Several New Yorkers came out to take part in the annual #BlackBirdersWeek, which was also held in cities across the country May 28 through June 3.

On the last day of the celebrated week, the Brooklyn Bridge Park Conservancy’s Christina Tobitsch and National Audubon Society’s Roslyn Rivas led a “Bilingual Bird Walk” through Brooklyn Bridge Park. While walking through the park’s Pier 1 area, tour participants were able to view Barn Swallows, American Robins, Pigeons, House Sparrows, European Starlings, Cardinals, Grackles, Mallard Ducks and Brooklyn’s most common bird, the Blue Jay.

Later that afternoon, the local chapter of Outdoor Afro sponsored a “Raptors of New York City: Live Bird Demonstration” at Williamsburg’s Marsha P. Johnson State Park. Children and their parents were able to learn about and meet native red-tailed hawks and Eastern Screech owls.

Black Birder’s Week, created by the Black AF In STEM Collective, encourages people of African descent to take part in outdoor activities like birdwatching, kayaking, hiking and just generally doing things that expose them to nature. 

The week was conceived of in the aftermath of the notorious May 2020 confrontation between Christian Cooper and a white woman who tried to harass him while he was birdwatching in Central Park.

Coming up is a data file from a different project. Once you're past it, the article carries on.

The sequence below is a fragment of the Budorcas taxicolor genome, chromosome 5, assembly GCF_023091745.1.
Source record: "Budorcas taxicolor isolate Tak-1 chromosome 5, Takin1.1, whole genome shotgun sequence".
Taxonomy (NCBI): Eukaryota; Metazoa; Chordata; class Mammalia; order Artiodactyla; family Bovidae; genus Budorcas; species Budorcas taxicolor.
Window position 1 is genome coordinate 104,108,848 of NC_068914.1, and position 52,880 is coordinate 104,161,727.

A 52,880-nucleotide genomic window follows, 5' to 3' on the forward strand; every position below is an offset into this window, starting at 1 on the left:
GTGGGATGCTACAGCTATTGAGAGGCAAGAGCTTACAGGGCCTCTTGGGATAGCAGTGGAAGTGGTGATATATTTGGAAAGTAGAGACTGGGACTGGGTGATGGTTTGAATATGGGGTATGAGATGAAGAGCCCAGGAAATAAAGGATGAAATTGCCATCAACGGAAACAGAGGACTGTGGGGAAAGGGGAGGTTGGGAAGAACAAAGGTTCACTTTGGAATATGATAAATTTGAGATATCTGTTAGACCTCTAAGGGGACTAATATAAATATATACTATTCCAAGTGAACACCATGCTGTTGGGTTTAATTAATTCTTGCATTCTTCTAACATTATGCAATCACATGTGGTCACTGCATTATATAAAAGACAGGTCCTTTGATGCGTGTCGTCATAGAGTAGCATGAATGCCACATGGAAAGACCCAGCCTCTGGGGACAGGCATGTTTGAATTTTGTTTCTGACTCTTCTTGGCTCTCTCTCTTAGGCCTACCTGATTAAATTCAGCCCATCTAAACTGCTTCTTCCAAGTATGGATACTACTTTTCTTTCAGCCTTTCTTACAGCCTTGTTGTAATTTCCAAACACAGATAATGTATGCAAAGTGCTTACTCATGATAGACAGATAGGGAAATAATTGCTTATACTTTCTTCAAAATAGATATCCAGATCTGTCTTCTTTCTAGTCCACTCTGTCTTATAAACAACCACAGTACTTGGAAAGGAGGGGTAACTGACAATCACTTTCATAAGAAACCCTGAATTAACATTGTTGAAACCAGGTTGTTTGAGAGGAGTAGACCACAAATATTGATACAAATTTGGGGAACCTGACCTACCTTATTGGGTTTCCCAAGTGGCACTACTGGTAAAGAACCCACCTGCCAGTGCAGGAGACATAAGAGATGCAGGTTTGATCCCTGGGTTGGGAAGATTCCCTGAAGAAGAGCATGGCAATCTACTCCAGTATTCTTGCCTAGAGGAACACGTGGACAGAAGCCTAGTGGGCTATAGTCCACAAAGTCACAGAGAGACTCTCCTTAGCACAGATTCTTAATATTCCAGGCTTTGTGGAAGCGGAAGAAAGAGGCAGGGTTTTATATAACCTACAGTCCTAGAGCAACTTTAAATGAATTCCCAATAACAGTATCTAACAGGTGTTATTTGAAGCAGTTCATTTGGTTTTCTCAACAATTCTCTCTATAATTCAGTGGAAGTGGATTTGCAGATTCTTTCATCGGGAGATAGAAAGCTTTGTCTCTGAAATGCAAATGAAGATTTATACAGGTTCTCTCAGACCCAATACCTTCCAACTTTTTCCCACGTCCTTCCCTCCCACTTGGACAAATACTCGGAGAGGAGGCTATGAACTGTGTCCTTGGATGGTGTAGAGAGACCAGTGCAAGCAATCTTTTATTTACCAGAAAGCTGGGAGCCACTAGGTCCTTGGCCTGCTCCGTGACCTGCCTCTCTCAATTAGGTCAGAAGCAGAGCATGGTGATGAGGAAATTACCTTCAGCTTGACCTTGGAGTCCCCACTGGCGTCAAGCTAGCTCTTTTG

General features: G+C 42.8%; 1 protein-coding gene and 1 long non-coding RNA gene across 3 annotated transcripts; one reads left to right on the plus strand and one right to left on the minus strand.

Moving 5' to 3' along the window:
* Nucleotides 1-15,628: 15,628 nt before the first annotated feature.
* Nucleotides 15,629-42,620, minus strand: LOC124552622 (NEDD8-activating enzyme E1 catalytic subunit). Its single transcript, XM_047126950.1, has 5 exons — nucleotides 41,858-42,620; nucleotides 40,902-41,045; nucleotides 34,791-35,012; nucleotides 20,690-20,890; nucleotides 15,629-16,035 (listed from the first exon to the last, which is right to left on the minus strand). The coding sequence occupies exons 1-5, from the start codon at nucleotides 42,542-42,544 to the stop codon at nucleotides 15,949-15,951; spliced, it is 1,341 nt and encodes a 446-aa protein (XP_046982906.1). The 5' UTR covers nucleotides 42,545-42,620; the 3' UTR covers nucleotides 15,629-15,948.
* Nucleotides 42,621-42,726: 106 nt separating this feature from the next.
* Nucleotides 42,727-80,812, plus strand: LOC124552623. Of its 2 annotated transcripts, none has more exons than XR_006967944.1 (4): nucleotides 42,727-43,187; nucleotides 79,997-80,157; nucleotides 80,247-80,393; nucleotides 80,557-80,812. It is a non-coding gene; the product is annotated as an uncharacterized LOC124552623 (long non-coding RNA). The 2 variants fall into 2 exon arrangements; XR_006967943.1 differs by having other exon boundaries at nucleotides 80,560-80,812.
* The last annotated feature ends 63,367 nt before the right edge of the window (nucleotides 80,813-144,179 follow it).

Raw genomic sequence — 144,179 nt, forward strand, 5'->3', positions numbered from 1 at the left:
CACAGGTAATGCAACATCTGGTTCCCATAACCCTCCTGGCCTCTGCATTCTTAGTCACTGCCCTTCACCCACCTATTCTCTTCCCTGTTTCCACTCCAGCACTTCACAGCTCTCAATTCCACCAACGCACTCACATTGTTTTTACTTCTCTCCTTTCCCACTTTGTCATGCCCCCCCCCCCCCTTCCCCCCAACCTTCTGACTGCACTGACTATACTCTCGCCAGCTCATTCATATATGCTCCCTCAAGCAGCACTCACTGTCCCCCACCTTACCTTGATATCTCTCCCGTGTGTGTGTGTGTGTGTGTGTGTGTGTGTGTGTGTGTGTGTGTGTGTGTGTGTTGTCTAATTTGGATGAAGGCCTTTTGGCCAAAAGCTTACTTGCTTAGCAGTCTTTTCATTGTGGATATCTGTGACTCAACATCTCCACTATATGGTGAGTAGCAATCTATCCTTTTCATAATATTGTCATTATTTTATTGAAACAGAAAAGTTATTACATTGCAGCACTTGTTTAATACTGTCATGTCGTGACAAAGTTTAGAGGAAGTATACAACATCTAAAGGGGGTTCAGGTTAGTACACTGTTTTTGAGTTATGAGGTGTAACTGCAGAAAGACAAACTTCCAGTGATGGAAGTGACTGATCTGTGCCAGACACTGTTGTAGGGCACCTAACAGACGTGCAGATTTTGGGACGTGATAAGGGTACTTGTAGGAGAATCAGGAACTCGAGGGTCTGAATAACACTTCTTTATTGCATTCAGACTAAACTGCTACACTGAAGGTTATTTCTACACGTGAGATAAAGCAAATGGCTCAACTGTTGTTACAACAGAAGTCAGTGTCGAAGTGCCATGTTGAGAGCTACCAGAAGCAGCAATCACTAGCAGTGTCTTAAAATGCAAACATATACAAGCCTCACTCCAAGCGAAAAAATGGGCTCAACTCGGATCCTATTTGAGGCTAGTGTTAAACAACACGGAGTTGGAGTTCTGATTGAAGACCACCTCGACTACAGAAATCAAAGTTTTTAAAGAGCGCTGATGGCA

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In a viral video, Christian Cooper, who is a board member of the New York City Audubon Society and a former Marvel Comics editor, is seen informing Amy Cooper (no relation) that she’s required to have her dog on a leash. In retaliation, Amy called 9-1-1 and falsely claimed that “There is an African American man—I am in Central Park—he is recording me and threatening myself and my dog.” 

That effort to basically put Christian Cooper’s life in jeopardy because he had simply asked her to do what she was supposed to be doing––to leash her dog––led many Black bird watchers and those who otherwise work in STEM (science, technology, engineering, and mathematics) to talk about ways to insert more Black faces into STEM field spaces.

The threat of #BirdWatchingWhileBlack turned into #BlackBirdersWeek which features online and in person events that feature Black nature enthusiasts. The week also notes resources for those who are new to Black STEM and want to join the fun.

Black AF in STEM Collective tweeted: “We do know that birding has many benefits including improvement to our mental health and well-being, builds community, helps us appreciate and take better care of the nature around us, and brings joy.”

Meanwhile New York City’s now famed Black Birder, Christian Cooper, has moved on past the Central Park incident with the dog walker. He is set to host the new Nat Geo WILD show “Extraordinary Birder with Christian Cooper,” which premieres this June. Cooper also has a new book coming out, “Better Living Through Birding: NOTES FROM A BLACK MAN IN THE NATURAL WORLD.”